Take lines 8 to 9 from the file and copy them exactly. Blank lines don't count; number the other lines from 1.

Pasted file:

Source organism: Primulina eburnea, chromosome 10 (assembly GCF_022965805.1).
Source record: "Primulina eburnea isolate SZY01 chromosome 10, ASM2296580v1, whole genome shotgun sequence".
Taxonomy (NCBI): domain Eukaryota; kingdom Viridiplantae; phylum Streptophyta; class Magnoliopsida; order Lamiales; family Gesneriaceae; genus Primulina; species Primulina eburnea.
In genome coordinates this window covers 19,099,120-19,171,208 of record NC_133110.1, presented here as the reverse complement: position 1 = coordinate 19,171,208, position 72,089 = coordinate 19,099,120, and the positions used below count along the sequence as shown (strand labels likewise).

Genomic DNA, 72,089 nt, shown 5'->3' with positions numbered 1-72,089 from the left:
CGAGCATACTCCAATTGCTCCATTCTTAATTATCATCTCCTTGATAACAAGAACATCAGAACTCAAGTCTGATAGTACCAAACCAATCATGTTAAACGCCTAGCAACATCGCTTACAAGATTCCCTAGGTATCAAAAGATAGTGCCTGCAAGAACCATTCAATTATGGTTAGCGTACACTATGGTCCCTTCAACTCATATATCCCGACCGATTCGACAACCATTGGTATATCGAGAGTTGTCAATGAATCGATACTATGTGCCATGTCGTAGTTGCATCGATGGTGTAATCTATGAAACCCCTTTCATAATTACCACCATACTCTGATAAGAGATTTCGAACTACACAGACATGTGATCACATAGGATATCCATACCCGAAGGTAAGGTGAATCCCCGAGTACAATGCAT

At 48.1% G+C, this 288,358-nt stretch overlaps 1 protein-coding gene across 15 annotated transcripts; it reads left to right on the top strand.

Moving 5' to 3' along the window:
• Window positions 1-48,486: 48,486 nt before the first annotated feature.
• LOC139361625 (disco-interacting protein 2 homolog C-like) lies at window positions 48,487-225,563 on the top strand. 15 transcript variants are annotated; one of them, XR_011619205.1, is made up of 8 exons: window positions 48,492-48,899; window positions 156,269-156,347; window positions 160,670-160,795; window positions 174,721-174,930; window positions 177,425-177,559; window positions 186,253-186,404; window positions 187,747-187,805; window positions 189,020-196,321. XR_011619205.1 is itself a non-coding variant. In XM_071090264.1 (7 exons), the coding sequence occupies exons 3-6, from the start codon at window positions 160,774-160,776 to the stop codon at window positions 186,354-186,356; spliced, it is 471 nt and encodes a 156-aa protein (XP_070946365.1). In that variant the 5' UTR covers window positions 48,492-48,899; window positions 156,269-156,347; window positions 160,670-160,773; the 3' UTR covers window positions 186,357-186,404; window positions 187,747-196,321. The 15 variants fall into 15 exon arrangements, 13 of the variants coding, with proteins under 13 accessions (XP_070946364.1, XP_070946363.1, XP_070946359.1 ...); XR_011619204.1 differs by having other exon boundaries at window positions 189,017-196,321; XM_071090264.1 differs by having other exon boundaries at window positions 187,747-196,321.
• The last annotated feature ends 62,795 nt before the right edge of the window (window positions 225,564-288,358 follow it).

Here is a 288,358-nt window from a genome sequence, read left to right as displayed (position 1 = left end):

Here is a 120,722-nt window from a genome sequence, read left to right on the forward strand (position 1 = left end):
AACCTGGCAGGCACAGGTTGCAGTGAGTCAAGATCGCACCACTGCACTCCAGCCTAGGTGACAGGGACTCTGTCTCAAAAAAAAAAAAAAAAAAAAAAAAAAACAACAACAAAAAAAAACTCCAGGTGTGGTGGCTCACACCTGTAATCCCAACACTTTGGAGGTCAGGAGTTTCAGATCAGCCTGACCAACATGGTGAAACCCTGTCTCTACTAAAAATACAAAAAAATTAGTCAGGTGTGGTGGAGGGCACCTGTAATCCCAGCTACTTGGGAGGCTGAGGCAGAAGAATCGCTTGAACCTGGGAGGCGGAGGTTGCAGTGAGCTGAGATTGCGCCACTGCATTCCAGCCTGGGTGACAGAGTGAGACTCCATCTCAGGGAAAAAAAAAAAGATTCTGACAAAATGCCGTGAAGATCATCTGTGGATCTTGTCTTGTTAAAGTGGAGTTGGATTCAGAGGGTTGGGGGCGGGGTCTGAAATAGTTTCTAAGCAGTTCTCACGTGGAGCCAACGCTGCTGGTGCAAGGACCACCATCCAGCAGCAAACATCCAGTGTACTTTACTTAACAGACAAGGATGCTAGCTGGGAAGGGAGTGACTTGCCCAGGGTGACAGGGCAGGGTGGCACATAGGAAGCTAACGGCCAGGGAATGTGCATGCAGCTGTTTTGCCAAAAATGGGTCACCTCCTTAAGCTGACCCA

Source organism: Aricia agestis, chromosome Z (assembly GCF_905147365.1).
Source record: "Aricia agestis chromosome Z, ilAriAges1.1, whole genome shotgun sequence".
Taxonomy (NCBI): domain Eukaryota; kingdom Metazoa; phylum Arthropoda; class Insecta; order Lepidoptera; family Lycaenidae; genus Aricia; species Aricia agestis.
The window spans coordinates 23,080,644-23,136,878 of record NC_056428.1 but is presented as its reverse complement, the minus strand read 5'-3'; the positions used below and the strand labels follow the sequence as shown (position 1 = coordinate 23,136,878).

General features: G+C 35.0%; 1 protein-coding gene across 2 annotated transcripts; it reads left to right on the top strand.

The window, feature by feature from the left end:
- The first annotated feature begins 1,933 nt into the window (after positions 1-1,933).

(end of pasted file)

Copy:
Moving 5' to 3' along the window:
• Window positions 1-48,486: 48,486 nt before the first annotated feature.